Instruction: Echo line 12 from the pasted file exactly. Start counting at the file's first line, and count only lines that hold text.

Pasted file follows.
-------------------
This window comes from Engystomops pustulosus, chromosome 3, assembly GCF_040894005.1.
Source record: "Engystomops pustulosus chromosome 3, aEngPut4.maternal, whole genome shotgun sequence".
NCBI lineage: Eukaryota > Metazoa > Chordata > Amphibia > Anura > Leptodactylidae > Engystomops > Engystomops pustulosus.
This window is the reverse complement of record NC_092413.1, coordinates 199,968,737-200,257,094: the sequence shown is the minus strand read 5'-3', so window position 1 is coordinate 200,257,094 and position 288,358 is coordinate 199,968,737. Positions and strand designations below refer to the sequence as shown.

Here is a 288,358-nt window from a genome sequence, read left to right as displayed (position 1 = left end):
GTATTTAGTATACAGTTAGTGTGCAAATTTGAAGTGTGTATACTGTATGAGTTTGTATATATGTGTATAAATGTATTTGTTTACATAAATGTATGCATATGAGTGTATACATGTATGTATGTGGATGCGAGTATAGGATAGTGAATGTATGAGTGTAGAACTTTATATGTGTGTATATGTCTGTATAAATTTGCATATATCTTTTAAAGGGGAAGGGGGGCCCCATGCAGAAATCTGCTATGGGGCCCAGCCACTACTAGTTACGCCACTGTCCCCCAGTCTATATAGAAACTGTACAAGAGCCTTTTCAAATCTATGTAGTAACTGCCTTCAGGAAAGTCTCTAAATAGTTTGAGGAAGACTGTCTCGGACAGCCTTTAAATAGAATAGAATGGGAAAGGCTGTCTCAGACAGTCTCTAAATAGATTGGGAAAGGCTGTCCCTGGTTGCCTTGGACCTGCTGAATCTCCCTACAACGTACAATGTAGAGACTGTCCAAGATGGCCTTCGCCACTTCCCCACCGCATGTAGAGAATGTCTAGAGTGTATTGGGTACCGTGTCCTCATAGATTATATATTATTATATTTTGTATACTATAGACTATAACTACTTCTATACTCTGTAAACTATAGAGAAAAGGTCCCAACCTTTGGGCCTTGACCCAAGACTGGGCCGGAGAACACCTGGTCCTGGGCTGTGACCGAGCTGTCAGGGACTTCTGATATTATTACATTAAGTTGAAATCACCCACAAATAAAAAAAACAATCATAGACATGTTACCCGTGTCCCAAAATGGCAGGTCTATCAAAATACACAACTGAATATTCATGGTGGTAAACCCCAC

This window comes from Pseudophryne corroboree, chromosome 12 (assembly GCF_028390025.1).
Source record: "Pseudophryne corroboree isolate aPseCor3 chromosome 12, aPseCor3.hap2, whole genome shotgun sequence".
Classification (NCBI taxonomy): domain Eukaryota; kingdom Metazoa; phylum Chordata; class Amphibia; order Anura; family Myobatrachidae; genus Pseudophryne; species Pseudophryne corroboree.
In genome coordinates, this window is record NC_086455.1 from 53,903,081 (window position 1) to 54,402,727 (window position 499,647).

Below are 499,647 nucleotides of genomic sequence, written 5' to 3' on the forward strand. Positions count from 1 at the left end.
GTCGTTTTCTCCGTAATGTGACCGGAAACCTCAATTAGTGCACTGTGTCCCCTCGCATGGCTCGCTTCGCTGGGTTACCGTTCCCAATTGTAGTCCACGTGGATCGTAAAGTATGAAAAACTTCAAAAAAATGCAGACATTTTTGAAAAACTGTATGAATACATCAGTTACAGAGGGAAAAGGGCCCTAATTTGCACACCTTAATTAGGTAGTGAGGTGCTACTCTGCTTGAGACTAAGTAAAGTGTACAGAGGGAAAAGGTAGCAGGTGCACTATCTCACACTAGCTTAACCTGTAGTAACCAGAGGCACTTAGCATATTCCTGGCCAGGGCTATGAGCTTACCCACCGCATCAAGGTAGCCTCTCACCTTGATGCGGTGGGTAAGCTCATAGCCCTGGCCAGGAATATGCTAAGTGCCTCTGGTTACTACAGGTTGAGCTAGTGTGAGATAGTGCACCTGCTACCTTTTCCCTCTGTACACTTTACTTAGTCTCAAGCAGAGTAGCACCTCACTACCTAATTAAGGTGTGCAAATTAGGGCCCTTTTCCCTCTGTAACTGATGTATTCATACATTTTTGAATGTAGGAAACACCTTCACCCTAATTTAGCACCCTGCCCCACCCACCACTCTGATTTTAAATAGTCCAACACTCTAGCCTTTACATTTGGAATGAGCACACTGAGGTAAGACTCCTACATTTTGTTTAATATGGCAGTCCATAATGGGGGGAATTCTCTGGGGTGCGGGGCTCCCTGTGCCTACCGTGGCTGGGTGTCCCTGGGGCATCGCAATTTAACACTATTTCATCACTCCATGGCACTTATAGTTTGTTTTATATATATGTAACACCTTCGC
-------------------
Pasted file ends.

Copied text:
GTCGTTTTCTCCGTAATGTGACCGGAAACCTCAATTAGTGCACTGTGTCCCCTCGCATGGCTCGCTTCGCTGGGTTACCGTTCCCAATTGTAGTCCACGTGGATCGTAAAGTATGAAAAACTTCAAAAAAATGCAGACATTTTTGAAAAACTGTATGAATACATCAGTTACAGAGGGAAAAGGGCCCTAATTTGCACACCTTAATTAGGTAGTGAGGTGCTACTCTGCTTGAGACTAAGTAAAGTGTACAGAGGGAAAAGGTAGCAGGTGCACTATCTCACACTAGCTTAACCTGTAGTAACCAGAGGCACTTAGCATATTCCTGGCCAGGGCTATGAGCTTACCCACCGCATCAAGGTAGCCTCTCACCTTGATGCGGTGGGTAAGCTCATAGCCCTGGCCAGGAATATGCTAAGTGCCTCTGGTTACTACAGGTTGAGCTAGTGTGAGATAGTGCACCTGCTACCTTTTCCCTCTGTACACTTTACTTAGTCTCAAGCAGAGTAGCACCTCACTACCTAATTAAGGTGTGCAAATTAGGGCCCTTTTCCCTCTGTAACTGATGTATTCATACATTTTTGAATGTAGGAAACACCTTCACCCTAATTTAGCACCCTGCCCCACCCACCACTCTGATTTTAAATAGTCCAACACTCTAGCCTTTACATTTGGAATGAGCACACTGAGGTAAGACTCCTACATTTTGTTTAATATGGCAGTCCATAATGGGGGGAATTCTCTGGGGTGCGGGGCTCCCTGTGCCTACCGTGGCTGGGTGTCCCTGGGGCATCGCAATTTAACACTATTTCATCACTCCATGGCACTTATAGTTTGTTTTATATATATGTAACACCTTCGC